Wilhelm with his good looks could have his pick of the girls and his eyes were clearly set on Greta, which secretly made Jonah a very proud father.
“Does he not mind you being Jewish, that German book boy?” Jonah asked her one evening over dinner.
“I am not sure he even knows yet,” Greta told him. “The way he talks about the Jews, it doesn't seem to have any reference to me at all.”
“How does he talk about the Jews?” Jonah said with raised eyebrows.
“He just mentions them in passing, like... so and so is a Jew so we do not have his books in our shop. I don't think he has an opinion about it himself,” Greta guessed.
“But the name Weissensteiner, that is a Jewish name! He must know,” insisted Jonah. “I often wished we could have changed that. It would make life easier, wouldn't it?”
“It only sounds Jewish to you because you know that it is,” disagreed Greta. “It could pass as a German name to a naïve young man, which I think Wilhelm just might be.”
“In that case you should bring the matter up soon before this 'book lending' goes any further,” Jonah lectured.
“He seems very smitten with you my darling daughter. It wouldn't hurt to get it out of the way before you waste any more of your time on him or any of his time on you, unless of course you were only in it for the books?”
“No I am not just in it for the books father,” she admitted. “I like him. I think I really like him. He is very interesting. He thinks a lot.”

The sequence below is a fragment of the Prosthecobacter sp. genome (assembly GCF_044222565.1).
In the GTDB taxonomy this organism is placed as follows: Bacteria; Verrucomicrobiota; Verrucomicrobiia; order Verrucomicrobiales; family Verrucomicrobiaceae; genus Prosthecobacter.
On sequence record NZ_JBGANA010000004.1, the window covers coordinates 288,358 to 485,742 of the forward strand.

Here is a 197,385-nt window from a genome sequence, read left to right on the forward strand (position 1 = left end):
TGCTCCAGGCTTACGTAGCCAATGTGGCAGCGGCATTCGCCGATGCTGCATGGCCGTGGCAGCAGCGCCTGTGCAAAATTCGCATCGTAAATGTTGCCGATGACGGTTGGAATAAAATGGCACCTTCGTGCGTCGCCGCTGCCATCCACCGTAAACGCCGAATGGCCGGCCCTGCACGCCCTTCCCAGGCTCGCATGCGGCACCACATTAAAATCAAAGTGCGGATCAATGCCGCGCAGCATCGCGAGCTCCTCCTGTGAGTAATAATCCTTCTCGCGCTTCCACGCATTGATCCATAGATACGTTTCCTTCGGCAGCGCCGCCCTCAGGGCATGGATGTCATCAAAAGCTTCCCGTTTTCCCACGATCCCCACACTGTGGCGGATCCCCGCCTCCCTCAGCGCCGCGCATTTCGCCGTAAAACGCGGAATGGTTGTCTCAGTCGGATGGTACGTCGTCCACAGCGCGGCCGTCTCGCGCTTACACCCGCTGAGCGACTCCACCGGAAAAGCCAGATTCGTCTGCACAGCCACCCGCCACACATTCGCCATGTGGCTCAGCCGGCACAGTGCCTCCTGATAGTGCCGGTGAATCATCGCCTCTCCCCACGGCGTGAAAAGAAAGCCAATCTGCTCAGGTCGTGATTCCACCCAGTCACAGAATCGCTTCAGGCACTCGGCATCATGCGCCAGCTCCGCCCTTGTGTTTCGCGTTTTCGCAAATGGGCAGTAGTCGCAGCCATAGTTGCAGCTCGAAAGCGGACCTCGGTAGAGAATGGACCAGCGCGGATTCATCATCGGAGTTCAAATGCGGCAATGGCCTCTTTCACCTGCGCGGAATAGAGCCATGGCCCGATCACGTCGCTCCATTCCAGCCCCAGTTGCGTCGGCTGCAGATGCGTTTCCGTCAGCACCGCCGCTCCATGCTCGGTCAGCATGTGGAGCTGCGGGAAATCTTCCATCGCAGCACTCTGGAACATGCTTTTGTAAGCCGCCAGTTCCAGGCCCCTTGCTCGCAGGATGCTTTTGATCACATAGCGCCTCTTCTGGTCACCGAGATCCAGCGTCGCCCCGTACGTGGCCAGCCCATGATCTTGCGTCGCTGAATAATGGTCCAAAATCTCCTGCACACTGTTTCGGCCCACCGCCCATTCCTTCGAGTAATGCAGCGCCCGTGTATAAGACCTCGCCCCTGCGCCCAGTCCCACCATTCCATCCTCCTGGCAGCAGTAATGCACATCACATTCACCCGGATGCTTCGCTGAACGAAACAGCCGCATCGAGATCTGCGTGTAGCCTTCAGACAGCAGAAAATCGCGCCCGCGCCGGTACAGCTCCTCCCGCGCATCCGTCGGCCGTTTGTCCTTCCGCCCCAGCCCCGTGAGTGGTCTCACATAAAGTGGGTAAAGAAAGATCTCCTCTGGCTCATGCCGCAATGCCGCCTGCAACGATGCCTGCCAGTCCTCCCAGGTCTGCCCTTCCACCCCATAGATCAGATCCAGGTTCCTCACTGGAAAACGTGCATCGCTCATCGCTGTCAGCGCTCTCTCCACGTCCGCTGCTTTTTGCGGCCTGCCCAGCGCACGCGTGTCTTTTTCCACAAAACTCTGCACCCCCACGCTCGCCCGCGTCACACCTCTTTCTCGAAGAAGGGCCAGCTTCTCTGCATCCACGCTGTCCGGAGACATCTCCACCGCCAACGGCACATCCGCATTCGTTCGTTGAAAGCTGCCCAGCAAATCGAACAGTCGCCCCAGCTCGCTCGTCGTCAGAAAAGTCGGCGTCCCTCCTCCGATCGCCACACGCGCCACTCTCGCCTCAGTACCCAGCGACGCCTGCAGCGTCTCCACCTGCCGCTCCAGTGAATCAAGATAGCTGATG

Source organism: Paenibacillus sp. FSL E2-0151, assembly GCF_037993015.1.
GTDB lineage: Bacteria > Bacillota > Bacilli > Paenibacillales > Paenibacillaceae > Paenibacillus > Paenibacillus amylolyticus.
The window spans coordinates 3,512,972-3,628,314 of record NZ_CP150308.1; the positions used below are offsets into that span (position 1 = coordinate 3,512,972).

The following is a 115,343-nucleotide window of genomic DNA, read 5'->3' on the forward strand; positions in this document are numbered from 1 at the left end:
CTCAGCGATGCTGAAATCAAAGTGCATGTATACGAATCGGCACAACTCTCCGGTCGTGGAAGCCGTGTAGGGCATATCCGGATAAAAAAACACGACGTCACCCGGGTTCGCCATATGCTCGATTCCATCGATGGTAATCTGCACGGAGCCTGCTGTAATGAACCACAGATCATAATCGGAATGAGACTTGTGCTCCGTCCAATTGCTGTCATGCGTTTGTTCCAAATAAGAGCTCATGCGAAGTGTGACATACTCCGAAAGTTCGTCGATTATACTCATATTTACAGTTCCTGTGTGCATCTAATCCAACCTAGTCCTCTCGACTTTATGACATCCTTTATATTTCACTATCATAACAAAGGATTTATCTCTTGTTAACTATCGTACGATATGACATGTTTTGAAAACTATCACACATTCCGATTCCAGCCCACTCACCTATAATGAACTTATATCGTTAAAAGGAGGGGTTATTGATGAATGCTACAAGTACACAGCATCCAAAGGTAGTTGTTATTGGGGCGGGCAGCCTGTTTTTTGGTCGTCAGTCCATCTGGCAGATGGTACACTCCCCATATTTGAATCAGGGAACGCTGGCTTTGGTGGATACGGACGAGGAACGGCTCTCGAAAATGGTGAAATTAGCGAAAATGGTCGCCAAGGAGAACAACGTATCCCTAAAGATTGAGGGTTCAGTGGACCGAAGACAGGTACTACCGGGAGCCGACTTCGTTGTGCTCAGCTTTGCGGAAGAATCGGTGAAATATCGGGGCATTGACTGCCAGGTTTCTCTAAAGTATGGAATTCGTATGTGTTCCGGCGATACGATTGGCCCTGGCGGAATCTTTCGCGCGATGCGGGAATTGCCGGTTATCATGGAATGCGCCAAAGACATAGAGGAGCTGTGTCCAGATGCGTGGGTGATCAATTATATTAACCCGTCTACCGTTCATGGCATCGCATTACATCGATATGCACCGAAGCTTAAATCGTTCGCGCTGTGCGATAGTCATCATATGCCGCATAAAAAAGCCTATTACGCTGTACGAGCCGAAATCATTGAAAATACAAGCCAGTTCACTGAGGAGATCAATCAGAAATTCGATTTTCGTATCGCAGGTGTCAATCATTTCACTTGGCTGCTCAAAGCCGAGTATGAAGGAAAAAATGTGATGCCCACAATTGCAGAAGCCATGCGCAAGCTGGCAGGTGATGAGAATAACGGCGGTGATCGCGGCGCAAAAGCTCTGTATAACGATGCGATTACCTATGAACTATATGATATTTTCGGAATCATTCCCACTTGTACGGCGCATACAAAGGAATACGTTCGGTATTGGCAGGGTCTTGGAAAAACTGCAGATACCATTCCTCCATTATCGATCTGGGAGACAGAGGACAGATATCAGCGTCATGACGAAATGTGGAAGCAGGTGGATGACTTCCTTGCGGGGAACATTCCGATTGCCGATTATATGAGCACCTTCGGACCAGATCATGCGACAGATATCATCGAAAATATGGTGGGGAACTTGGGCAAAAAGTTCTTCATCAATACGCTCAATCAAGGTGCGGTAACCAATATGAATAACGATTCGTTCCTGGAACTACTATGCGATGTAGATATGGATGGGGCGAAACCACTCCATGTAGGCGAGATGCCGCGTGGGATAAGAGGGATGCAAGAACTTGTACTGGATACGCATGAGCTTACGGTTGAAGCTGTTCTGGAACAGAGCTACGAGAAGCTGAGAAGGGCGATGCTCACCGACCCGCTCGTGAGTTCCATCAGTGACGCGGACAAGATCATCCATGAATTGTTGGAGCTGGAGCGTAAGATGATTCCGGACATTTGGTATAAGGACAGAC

“Oh he thinks a lot does he?” Jonah said with a little sarcasm in his voice. “Then it is important that he learns to do something as well, thinking alone will only give him a headache.”
“Do you like him father?” Greta asked, ignoring his previous statement.
“Does it matter if I like him? You must like the goy and make sure he does not mind your family,” her father warned. “I'll like him enough if he makes you happy; even if he thinks all day until his head hurts. If a thinker you want, a thinker you shall have. You have the pick of the men, my beautiful. Trust me. Make sure you chose a good man and that you do really like him.”
“I do like him, father. He seems such a gentle man from what I can tell from our short meetings but I still need to get to know him better,” she admitted.
“You take as long as you like to make up your mind. I hope you realise that he has already made up his mind about you. It is written all over his face how enchanted he is. He could accuse you of playing with him if you let him visit this often and your decision is not the one he hopes for. You must not lead him on. Be careful, you know, because I don't think we need to wait much longer for a proposal from this one.”
“I am not so sure. There are plenty of girls who make eyes at him, maybe he just loves talking about books. That could be all he wants from me,” Greta said more to herself than to her father.
“Yes, if you were a fifty year old librarian that probably would be all,” Jonah said with a roaring laugh. “Why is he not content talking about his Goethe with the old men in his book shop then? I tell you why, they are not his type. Always remember that men of his young age mainly think with their loins. Once they have satisfied such needs, they may not be interested in your views on books anymore and go back to the shop to discuss literature there. An attractive girl like yourself always needs to choose wisely.”
“I don't think he is like that, he is so serious,” Greta defended.
“Yes he is serious, the Germans often are. Now let’s hope his seriousness is good for something and makes him worthy of you,” Jonah laughed.